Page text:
Varieties of Nebraska Mud
Mud was the curse of pioneer travel and of pre-pavement rural and city life. We’ve told that story elsewhere. This time we want to show you that not all muddy situations are the same. Through a selection of our historical photos, we present this lighthearted slog through some of the varieties of Nebraska mud.
Getting a driver unstuck near Bancroft, Nebraska, ca. 1910s. Tire chains and a tow chain were standard equipment for rural auto travel. Few roads were even graveled in the early twentieth century. RG3334-1-56
Mud wasn’t just for backroads. Here’s the old state capitol (on the site of the present capitol) in about 1898. RG2158-12-20
The Elmer Ball family, Woods Park (Custer County), Nebraska, 1886. Photo by Solomon Butcher.
Really? This was the best place for a family photo? But think about it. There’s no electricity, and the thick-walled sod house is crowded and dimly-lit inside. And if you look past the mud, you’ll notice that the family’s clothes are clean, the children have shoes, and the soddie looks square and well-built. The family obviously went to some trouble to show their home and their horse in the photo. RG2608-1069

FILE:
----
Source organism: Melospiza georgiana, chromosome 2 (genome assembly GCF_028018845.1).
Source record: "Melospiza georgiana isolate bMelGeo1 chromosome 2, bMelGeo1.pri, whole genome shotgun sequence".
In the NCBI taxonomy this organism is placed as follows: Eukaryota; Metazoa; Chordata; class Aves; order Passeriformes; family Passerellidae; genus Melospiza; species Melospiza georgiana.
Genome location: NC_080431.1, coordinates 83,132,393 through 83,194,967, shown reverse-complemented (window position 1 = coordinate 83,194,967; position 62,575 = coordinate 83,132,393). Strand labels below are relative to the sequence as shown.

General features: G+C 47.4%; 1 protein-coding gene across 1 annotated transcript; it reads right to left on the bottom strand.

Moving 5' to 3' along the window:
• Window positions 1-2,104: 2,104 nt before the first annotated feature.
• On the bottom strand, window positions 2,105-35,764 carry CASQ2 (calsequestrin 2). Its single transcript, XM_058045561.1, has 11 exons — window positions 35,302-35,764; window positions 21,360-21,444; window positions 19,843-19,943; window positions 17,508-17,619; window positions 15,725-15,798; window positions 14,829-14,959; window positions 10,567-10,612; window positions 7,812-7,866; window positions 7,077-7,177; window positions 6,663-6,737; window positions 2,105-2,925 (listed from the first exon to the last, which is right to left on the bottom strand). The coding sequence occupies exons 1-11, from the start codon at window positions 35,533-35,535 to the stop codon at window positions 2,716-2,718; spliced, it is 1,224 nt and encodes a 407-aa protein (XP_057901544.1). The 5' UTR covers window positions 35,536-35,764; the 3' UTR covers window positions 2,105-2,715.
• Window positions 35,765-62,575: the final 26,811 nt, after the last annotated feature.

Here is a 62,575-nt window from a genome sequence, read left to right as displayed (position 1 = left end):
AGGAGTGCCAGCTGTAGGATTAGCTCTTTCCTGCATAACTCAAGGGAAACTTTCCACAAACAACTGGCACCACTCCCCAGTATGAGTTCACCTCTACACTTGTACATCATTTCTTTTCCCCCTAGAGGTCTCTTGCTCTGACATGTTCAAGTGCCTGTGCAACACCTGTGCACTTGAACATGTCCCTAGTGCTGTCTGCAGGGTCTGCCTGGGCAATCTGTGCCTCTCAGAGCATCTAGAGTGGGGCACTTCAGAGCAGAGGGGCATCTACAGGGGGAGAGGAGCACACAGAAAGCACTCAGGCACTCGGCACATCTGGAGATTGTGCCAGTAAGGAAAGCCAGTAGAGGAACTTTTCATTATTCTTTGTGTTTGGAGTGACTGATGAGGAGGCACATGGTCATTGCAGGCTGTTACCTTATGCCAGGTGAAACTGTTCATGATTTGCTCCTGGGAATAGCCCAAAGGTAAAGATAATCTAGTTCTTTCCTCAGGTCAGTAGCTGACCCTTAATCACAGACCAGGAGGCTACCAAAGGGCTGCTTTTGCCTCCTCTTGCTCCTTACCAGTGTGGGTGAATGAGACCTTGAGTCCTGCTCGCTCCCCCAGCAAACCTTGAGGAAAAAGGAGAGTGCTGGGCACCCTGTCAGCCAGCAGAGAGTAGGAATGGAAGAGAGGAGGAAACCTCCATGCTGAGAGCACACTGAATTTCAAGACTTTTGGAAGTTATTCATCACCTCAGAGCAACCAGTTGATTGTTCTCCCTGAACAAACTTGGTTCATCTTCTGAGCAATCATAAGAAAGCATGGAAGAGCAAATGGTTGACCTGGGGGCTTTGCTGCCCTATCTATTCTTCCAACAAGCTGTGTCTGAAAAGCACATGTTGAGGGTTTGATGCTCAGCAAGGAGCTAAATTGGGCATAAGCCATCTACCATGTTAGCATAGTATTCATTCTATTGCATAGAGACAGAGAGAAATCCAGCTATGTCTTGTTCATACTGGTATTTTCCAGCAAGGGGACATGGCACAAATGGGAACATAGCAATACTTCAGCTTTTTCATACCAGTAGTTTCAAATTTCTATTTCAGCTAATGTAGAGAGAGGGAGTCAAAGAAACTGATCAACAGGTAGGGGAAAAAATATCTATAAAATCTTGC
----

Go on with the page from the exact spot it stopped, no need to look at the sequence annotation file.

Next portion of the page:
Omaha began paving downtown streets in 1883, but it took decades to pave the whole city—and the poorest residential neighborhoods were low priorities. This view is to the south from 18th and S Streets on October 29, 1922. The heavily-rutted 18th Street rises from a valley and is crossed by board walkways over the mud. RG2941-7
Before cities were paved, even wealthier residents dealt with muddy streets and precarious wooden crossings. This is Lincoln, circa 1900. RG3474-6895
A World War I parade in Wahoo, 1917 or 1918. Cheer up, fellas—the mud’s going to be a lot deeper in France. RG2963-1-3
We’re not sure where this is, but the car has a 1920s Nebraska license plate. Scenes like this show why many farmers were early supporters of the “Good Roads Movement.” During a rainy spell, farm-to-market roads could be impassible for days or weeks at a time. RG3021-9-2
Even before gravel and pavement, local road crews tried to identify and improve poorly-drained spots like this one in Kearney County, shown circa 1915. But it wasn’t easy, because the state and federal governments still had little involvement in road improvement. RG3474-1681
Race car mud
This the best kind of mud, at least as far as dirt-track stock car racers were concerned. But flying mud stuck to cars and impaired visibility, so drivers installed wire mesh screens in place of windshields and radiator grilles. RG5705-6-25
This last photo is part of a large collection of 1950s-60s racing photos by Harold Mauck of Plainview, Nebraska. It’s part of a new exhibit that opens August 25, 2018, at the Nebraska History Museum in Lincoln. In addition to photos, we’re partnering with the Speedway Motors Museum of American Speed to bring in objects and even a few cars. Stay tuned to hear more about Start Your Engines: Nebraska Stock Car Racing Photographs by the Harold Mauck Studio. In the meantime, enjoy a few of Mauck’s racing photos.
—David Bristow, Editor